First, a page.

Sandie Terry and Jean Plymale of Virginia’s Center for Innovative Technology (CIT) made a presentation on rural broadband to the Broadband Committee and some 50 interested citizens at the Washington Fire Hall.
Culpeper County’s Board of Supervisors approved an application to construct a cell phone tower just off Sperryville Pike Tuesday evening. The board voted 5-2 in favor of an application from Community Wireless Structures (CWS) VII LLC.
It was not with a prayer but a legal opinion from acting (and eventual) Commonwealth’s Attorney Art Goff that the board voted Monday night to appropriate funds in this year’s budget for a legal defense fund.
As many of you know via Anita L. Sherman’s article in last week’s paper, the Culpeper County Planning Commission approved the application of the CWS cell tower. However, there is still time to have your voice heard.
More than 50 citizens attended Monday night’s Hampton district “outreach” session, hosted at the Washington fire hall by the RCBS. For more than 90 minutes, the supervisors were alternately questioned, criticized and encouraged.
According to the Pew Research Center, 92 percent of American adults own a cell phone. Seventy-three percent own a desktop or laptop. Sixty-eight percent own smartphones and 45 percent own tablet computers.
A monster steel-lattice cell tower is looming in our future. In Boston, 255 feet tall and just off U.S. 522 on Culpeper's far western border. It is meant to improve the poor cell phone coverage in that area.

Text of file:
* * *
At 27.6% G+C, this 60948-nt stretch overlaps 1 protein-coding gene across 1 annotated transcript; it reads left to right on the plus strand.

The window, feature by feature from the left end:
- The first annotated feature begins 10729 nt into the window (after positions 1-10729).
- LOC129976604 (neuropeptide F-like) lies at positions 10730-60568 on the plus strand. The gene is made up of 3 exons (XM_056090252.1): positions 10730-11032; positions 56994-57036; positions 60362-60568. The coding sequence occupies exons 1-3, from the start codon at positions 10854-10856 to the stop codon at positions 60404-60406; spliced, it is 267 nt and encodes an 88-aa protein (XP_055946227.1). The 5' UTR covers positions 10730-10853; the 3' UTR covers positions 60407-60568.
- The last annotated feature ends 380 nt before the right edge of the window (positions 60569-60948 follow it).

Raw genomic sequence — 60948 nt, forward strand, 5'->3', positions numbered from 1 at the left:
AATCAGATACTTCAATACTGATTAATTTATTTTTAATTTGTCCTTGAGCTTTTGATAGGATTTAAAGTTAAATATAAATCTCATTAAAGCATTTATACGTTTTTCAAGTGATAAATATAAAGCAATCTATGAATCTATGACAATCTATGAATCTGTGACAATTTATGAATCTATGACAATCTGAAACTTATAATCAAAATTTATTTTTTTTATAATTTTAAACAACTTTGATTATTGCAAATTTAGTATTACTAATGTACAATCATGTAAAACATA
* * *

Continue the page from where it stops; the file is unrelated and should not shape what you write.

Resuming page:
My name is Ashley Frazier and It is a great honor to be writing for the Rappahannock News. I am looking forward to this column and will be covering Boston, Castleton and Woodville.
PART 3 OF 3: In such communities as Rappahannock, where broadband infrastructure is complicated by hilly, wooded terrain, the onus is now largely on local governments to make it happen, but there remains a wariness here about anything that could…
We want to maintain our county's unique character and unspoiled vistas. And it's for these reasons also that Rappahannock's connectivity challenges can no longer be ignored.
PART 2 OF 3: In lieu of cell and broadband connectivity, Rappahannock's students, visitors, responders and workers plug into some creative solutions.
More than 30 interested citizens showed up for last Friday’s forum, jointly hosted by the Rappahannock News and the Foothills Forum at Tula’s Restaurant in Washington, a discussion focused on the start of a Foothills-sponsored series on cell and broadband…
Out of necessity, millennials in Rappahannock have developed other habits to cope with the lack of connectivity.
What does science say? Can extended exposure to radio signals increase a person’s risk of developing cancer, infertility or other health problems?
While most major health organizations, such as the American Cancer Society and the World Health Organization, say that scientific evidence does not show cell phone towers cause health problems, other experts are more skeptical.
PART 1 OF 3: How topography, density, choices made and chances missed have combined to limit the county's connection to a changing world.